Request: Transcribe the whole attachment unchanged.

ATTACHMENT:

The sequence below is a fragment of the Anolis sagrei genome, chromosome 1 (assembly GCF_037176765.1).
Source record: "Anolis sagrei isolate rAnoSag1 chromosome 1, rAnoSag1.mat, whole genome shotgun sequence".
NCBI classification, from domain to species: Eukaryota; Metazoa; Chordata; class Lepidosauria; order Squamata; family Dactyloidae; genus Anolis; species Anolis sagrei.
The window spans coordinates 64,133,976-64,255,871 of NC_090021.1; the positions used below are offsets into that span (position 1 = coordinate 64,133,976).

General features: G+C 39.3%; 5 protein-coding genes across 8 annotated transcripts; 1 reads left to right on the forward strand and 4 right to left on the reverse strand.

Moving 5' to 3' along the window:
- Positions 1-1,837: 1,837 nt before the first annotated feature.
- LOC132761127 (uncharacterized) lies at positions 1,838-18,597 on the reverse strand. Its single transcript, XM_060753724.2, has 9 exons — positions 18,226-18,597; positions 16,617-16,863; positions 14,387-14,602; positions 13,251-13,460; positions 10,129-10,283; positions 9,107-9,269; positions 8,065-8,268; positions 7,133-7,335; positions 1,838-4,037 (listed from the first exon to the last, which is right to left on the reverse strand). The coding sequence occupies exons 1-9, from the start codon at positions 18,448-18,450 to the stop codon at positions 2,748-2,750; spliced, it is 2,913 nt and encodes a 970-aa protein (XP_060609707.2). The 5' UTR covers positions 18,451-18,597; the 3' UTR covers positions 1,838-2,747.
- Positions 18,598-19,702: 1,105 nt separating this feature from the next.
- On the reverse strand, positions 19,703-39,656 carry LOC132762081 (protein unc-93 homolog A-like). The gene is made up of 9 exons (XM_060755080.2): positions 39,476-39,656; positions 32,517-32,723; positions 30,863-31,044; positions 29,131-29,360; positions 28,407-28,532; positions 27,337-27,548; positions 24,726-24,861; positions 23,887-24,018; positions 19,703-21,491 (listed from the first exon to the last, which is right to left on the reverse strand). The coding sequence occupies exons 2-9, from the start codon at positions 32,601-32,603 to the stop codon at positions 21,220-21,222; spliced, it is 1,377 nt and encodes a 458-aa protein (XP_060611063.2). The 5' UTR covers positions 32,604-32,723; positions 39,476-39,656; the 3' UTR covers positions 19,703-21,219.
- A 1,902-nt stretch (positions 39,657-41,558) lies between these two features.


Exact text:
The sequence below is a fragment of the Anolis sagrei genome, chromosome 1 (assembly GCF_037176765.1).
Source record: "Anolis sagrei isolate rAnoSag1 chromosome 1, rAnoSag1.mat, whole genome shotgun sequence".
NCBI classification, from domain to species: Eukaryota; Metazoa; Chordata; class Lepidosauria; order Squamata; family Dactyloidae; genus Anolis; species Anolis sagrei.
The window spans coordinates 64,133,976-64,255,871 of NC_090021.1; the positions used below are offsets into that span (position 1 = coordinate 64,133,976).

General features: G+C 39.3%; 5 protein-coding genes across 8 annotated transcripts; 1 reads left to right on the forward strand and 4 right to left on the reverse strand.

Moving 5' to 3' along the window:
- Positions 1-1,837: 1,837 nt before the first annotated feature.
- LOC132761127 (uncharacterized) lies at positions 1,838-18,597 on the reverse strand. Its single transcript, XM_060753724.2, has 9 exons — positions 18,226-18,597; positions 16,617-16,863; positions 14,387-14,602; positions 13,251-13,460; positions 10,129-10,283; positions 9,107-9,269; positions 8,065-8,268; positions 7,133-7,335; positions 1,838-4,037 (listed from the first exon to the last, which is right to left on the reverse strand). The coding sequence occupies exons 1-9, from the start codon at positions 18,448-18,450 to the stop codon at positions 2,748-2,750; spliced, it is 2,913 nt and encodes a 970-aa protein (XP_060609707.2). The 5' UTR covers positions 18,451-18,597; the 3' UTR covers positions 1,838-2,747.
- Positions 18,598-19,702: 1,105 nt separating this feature from the next.
- On the reverse strand, positions 19,703-39,656 carry LOC132762081 (protein unc-93 homolog A-like). The gene is made up of 9 exons (XM_060755080.2): positions 39,476-39,656; positions 32,517-32,723; positions 30,863-31,044; positions 29,131-29,360; positions 28,407-28,532; positions 27,337-27,548; positions 24,726-24,861; positions 23,887-24,018; positions 19,703-21,491 (listed from the first exon to the last, which is right to left on the reverse strand). The coding sequence occupies exons 2-9, from the start codon at positions 32,601-32,603 to the stop codon at positions 21,220-21,222; spliced, it is 1,377 nt and encodes a 458-aa protein (XP_060611063.2). The 5' UTR covers positions 32,604-32,723; positions 39,476-39,656; the 3' UTR covers positions 19,703-21,219.
- A 1,902-nt stretch (positions 39,657-41,558) lies between these two features.